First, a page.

In the late 1860's, when Florence became capital of the kingdom of Italy the palace became the seat of the new provisional government. Since 1871, it houses the office of the mayor of Florence and the City Council : although most of the place is now a museum, it remains a deep symbol and true place of local government.
09 November 2017 @ 02:07 pm
Built in 1255 for the Capitano del popolo (municipal officeholder), the Bargello appears to be the older public building in Florence. Its austere crenelated walls and tower served as model for the more famous Palazzo Vecchio at the end of 13th century.
In 1261, the Podesta, the highest magistrate of Florence city council, settles down in the new castle. In 1574, the Podesta is abolished by the Medici and the police chief of Florence, the bargello, replace him in the building. Used as a prison, the Palazzo del Bargello remained the headquarters of the florentine police until 1859, and then opened as a national museum in 1865.
You visit it more for the amazing collection of sculptures it houses than for the palace itself - but the place deserves to appear in this collection of castles :-)
05 October 2017 @ 07:43 pm
Designed by Michelozzo for Cosimo the Elder, founder of the Medici dinasty, and built between 1444 and 1484, the palazzo stayed in the family for only one century. In 1540, Cosimo I, first Grand Duke of Tuscany, leaves the place for the more significant Palazzio Vecchio (siege of the political power since the early 14th century) and then the palazzo Pitti, more modern and comfortable.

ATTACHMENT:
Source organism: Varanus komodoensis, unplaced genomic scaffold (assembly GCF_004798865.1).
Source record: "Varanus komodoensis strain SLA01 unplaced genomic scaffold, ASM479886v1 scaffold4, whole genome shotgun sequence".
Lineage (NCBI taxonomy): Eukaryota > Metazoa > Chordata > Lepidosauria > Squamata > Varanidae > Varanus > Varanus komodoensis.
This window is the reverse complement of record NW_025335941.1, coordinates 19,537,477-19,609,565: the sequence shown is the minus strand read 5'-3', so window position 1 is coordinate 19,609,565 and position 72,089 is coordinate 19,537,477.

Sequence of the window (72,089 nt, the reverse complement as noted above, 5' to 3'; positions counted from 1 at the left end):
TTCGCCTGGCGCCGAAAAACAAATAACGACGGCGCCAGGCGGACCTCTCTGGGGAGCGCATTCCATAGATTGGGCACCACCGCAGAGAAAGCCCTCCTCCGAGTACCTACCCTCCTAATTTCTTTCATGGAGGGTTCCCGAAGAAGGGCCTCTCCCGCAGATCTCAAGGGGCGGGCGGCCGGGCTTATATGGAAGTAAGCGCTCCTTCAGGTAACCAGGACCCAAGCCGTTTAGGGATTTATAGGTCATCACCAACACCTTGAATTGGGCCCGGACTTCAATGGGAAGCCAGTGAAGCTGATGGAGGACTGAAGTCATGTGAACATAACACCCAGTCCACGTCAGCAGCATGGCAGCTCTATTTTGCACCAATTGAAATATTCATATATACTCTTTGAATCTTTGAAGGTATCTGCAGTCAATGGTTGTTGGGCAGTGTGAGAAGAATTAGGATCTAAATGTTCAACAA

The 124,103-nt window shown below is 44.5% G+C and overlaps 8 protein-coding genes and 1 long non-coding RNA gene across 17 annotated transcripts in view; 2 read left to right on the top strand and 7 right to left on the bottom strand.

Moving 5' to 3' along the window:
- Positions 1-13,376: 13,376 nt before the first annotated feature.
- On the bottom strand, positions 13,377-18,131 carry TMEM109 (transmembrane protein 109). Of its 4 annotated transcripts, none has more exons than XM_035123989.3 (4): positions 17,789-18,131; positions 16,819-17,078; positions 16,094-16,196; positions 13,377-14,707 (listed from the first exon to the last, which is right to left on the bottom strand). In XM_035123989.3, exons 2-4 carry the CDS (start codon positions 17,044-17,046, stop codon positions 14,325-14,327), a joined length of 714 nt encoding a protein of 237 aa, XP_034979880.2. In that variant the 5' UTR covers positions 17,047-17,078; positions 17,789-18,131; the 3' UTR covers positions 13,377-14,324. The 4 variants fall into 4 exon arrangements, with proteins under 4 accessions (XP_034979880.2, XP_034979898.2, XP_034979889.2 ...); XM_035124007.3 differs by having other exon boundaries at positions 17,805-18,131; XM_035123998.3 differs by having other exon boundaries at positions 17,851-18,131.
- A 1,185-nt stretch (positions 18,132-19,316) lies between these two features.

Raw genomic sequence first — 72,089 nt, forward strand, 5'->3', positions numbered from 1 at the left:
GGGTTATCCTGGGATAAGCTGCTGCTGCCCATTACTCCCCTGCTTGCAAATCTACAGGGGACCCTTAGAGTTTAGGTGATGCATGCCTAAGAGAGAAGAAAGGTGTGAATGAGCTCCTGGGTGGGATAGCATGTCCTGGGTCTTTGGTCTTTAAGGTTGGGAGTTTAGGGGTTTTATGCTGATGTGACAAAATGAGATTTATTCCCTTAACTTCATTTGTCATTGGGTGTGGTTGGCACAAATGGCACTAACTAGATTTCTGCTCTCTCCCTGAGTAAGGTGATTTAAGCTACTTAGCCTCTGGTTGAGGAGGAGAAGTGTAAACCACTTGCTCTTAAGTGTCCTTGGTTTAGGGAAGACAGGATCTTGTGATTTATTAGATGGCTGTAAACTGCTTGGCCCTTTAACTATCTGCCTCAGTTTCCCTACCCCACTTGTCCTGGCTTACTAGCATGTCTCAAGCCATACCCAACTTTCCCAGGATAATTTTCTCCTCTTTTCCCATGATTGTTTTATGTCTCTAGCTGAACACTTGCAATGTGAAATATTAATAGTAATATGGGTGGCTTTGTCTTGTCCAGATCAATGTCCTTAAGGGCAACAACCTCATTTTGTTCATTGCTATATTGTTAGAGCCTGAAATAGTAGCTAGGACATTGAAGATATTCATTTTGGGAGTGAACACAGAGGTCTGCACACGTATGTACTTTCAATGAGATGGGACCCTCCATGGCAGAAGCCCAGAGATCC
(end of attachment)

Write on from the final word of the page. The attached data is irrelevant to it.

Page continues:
At that time, the palazzo Medici is sold to another powerful family of Florence, the Riccardi, that keep on making the place more attractive.

Entry by the cortile, via Camillo Cavour...

03 August 2017 @ 09:35 pm
Built between 1749 et 1758 by Jacques François de Chambray, knight of the Order of Malta and Governor of Gozo, Fort Chambray became an hospital during the 19th century and a leprosarium between 1937 and 1956 - and is now converted into a luxury residential complex. You can easily find an apartement to rent for your holidays, here - but the most beautiful, maybe, is outside the walls, in this out of time landscape.
01 May 2017 @ 10:14 am

Castle "De Keukenhof". This is a castle that has stayed within the same family for centuries by means of inheritance. Its origins are strictly connected to the success of the Golden Age ‘United East Indian Company’ (V.O.C.): the man who built it in 1642 was Adriaen Maertenszoon Block, a former Commander of V.O.C on the Moluccan islands. In that age the Moluccans were especially important because of their precious cloves and the VOC was fighting a grim battle to enforce the monopoly over this spice.

He bought the land of "Keukenduin" (literally ‘kitchen dune’) with the purpose to have his house built there. He then slowly expanded the property and even became the biggest landowner in the area. The castle did not have towers yet, but still the splendid halls on the first floor must have impressed many visitors.
In the following centuries the estate kept growing until 1809 (thanks to squire Steengracht).

The salons are full of furniture dating of many years and styles. For instance, in the book cabinet, a very beautiful and complete Encyclopaedia from 1770 is on display (the Foundation that owns the estate now has employed a team of professionals and volunteers to take care of the many and varied restorations).

The story of the castle’s inhabitants is told by the large collection of painted portraits on the walls. The beautiful interior - still in its original setting - shows how the lords of castle "De Keukenhof" lived. Even the kitchen is still intact and it is still used during festivities and dinner parties at the castle.

Welcome to KeukenhofCollapse )
15 January 2017 @ 09:38 am

Built in 1799